So yes, I'm proud of myself for finishing something this long. And it was a great learning experience. And I'm really excited to take it to a workshop this summer and see what other people who didn't already know me think about it.

Monday, March 12, 2012

Character Definition

When I first began to write stories, back in elementary school, I would always make up character sketches. I would jot down how old the characters were, how they looked, what their basic personality was. Favorite color, favorite flavor of ice cream, favorite animal, what their parents did, if they had any pets, siblings, or hobbies. It was part of the fun of creating the story.

As I got older I didn't like to do that anymore. It was too confining. A character is more than a list of traits! A character is a living, breathing, organic thing! Instead of creating character sketches, I would get to know my characters as I wrote. I would let them walk onto the stage and then I'd watch them to see what they'd do rather than starting out by making all the choices for them.

That method created a few really wonderful characters, ones that surprised and delighted me, but most of the characters that sprung up that way were living, breathing, organic balls of mush. They had no definition. I have one book I wrote, in first person, that I still haven't decided what the main character's hair and eye color ought to be. I spent a whole book with him, and I don't know if he's ever had any pets. It just never came up. But maybe it should have, and it would have if I'd known from the start.

So now I want to find a way to blend these two methods of character development. I love the crisp, sharp detail I get from knowing a list of traits, but I also want the characters to feel natural and to be able to change and adapt.

How do you create your characters?

Tuesday, March 6, 2012

A Visit from the PianoGuys

I'm really excited about my guest post on Mormon Mommy Writers about a chat session we had at BYU-Hawaii with the PianoGuys. And be sure and watch this video which they filmed while they were here on Oahu!

Amazing! How does that cello guy get his cello to sound like a ukulele?

Thursday, March 1, 2012

Redefining Your Identity

This past weekend I dusted off the ol' printed portfolio, donned my grey crochet cliche beret and headed to a day-long SCBWI workshop.  Gulping down my fish-out-of-water trepidation, I sat reverently and listened as three successful illustrator and author professionals taught us how to be astonishing.  I'm not sure I'm ready to be astonishing just yet, but my mom-sabbatical is nearing an end.  I will soon only have one remaining child not in school all day, and I am at least ready to start gearing up for astonishing...-ness.

Among many great words of advice, there are two main things I thought I would share here as they will apply to you writers as well.  First of all, the great Will Terry spent a lot of time talking about the ways to take advantage of the technology we have today.  In particular, he focused on using social media.  He emphasized the importance of networking.  I'm a little loath to sacrifice my personal use of Facebook to my career, but he recommended that we do just that, using it as a forum for announcements, networking, and generating interest in your past, current, and upcoming projects.  He also said you've got to blog and do it faithfully.  If you don't post in a long time, you will lose your audience.  He also recommended doing how-to videos or interviews and post them on youtube.  Make yourself highly visible and searchable.  And absolutely have a website dedicated to your work.  As an illustrator, it's imperative that you have an online portfolio.  And slap your web address on everything.  You can even get one of those nifty scan codes that allow people with smart phones to go directly to your site.  Not sure where, but somewhere...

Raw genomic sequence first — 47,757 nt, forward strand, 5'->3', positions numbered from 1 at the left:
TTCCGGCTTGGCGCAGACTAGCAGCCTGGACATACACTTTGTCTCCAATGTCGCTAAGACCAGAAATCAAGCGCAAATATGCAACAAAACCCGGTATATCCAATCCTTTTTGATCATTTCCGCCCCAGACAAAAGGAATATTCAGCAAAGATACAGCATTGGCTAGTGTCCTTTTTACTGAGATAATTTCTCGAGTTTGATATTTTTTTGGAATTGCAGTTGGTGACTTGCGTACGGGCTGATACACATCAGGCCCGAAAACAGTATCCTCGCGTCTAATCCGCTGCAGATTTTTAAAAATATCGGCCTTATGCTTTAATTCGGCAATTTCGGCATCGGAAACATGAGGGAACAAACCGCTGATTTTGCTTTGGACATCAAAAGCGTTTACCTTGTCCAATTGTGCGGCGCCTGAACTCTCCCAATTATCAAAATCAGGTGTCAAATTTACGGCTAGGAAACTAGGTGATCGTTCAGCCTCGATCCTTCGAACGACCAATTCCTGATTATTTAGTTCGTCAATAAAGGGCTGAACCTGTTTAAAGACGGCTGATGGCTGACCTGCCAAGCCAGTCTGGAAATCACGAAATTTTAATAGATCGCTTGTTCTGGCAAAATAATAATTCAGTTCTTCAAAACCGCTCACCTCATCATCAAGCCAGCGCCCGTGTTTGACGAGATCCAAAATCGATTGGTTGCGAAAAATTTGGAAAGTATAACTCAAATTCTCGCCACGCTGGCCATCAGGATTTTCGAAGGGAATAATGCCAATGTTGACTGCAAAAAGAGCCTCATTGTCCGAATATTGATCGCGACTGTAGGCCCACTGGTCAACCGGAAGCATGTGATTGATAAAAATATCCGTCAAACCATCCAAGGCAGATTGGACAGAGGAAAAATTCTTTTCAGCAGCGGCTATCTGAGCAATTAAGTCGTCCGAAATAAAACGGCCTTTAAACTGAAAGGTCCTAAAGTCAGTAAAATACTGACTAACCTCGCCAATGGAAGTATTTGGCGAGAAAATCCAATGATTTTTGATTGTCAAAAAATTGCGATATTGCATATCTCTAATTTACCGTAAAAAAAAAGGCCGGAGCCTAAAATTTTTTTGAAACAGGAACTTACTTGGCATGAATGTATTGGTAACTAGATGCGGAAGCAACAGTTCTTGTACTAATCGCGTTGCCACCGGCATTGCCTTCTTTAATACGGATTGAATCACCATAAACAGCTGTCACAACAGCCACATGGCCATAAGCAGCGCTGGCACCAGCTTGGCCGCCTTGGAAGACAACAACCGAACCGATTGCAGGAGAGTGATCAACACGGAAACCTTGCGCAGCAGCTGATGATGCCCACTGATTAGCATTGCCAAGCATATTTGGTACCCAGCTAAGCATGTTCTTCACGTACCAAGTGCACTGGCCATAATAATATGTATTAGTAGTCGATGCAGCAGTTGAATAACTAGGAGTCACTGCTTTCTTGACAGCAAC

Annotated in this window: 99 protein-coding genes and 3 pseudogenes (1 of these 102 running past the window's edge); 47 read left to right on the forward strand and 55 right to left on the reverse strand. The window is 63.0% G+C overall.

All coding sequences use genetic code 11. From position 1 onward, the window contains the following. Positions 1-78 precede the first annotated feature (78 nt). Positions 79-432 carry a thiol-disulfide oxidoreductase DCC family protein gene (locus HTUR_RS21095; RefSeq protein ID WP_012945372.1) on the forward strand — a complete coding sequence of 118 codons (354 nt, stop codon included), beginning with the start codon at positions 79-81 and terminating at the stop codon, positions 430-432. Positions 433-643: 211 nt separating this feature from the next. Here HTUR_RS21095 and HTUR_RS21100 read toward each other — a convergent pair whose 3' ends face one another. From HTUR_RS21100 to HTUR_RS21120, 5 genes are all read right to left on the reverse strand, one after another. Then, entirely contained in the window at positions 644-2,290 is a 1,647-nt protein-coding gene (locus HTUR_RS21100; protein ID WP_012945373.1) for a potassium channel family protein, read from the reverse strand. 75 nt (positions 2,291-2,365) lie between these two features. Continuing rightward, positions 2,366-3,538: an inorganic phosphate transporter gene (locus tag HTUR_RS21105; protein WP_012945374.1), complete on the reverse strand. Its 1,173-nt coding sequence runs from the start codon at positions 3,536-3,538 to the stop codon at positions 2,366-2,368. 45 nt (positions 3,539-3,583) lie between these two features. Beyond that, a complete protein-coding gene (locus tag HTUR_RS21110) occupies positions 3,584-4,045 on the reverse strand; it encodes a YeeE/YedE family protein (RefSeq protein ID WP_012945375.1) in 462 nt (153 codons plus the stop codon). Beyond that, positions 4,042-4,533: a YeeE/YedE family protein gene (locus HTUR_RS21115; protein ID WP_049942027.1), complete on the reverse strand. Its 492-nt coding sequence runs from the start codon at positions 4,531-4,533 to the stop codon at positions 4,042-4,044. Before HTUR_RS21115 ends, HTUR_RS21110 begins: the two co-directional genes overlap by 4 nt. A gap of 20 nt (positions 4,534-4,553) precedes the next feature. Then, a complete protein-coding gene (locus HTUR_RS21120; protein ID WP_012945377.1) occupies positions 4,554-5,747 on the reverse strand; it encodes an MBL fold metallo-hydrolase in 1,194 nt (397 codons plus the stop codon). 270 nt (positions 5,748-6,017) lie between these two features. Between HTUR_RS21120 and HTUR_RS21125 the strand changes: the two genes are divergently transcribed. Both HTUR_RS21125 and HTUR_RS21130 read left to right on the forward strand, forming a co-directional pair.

But the advice I loved best, because it is something I have long felt, was that we need to redefine ourselves as creators.  Don't pigeonhole yourself as an illustrator or an author or whatever it may be.  Think broader and include all aspects of your life and interests.  This will enrich your work and broaden your possibilities.  It will also keep you a more well-rounded person.

I first realized I needed to think of myself this way the first time I showed my future husband my art portfolio.  Up until that time, one of the first things I wanted people to know about me was that I was an artist.  I'm a little embarrassed to say that I even flaunted it.  But when my husband-to-be saw my art the first time, he didn't seem that impressed.  He flipped through the pages with nary a comment, and soon afterward we said goodnight.  I didn't know whether to rant or cry.  I felt like the attractiveness rug had been pulled out from under my feet.  If he didn't like me for my talents, how would I ever be able to keep him interested in me??  After some thought, though, I realized I didn't want to be loved for my talents.  I wanted to be loved for ME.  Which meant I needed to work on me even more than my art.  A wise friend once counseled my husband (who is a musician) to make sure that along with developing his talents he also develops his soul and character.  Otherwise his work will always be hollow, and it will be hard to hide that.

We are all creators.  In the words of Deiter F. Uchtdorf, "We each have an inherent wish to create something that did not exist before."  We all want to create a work of art that is great and memorable, but don't discount the many other ways you can create.  Some days it may be a casserole for your sick neighbor, and some days it may be a well ordered flower bed in your yard.  Some days it may simply be a smile, but don't ever feel like you are unfulfilled as a creator.  Just broaden your definition of who you are and what you are here to do.

And write or draw whenever you can.

Someone Else's Fairytale is FREE in Kindle format today!

Hello fellow pirates! (Actually, that may not be the best way to begin a post about a free ebook...) Someone Else's Fairytale is free today, March 1, 2012, on Amazon. This is all legal and legit. It's a promotion I'm running to celebrate the book making it into the top 1,000 Kindle books on Amazon, a very exciting moment for me this Monday.

So head on over and get yourself a copy. Send your friends on over. Don't hold back! As I type this, the book has just disappeared from its subcategory rankings - it was in the top 100 childrens books on Amazon, that includes both ebooks and paper books, and it was in the top 30 YA romances on Kindle. These listings apply only to paid books, though, so mine won't be eligible for them again until tomorrow. So it's a lonely little book without a ranking at the moment. Go help boost it up!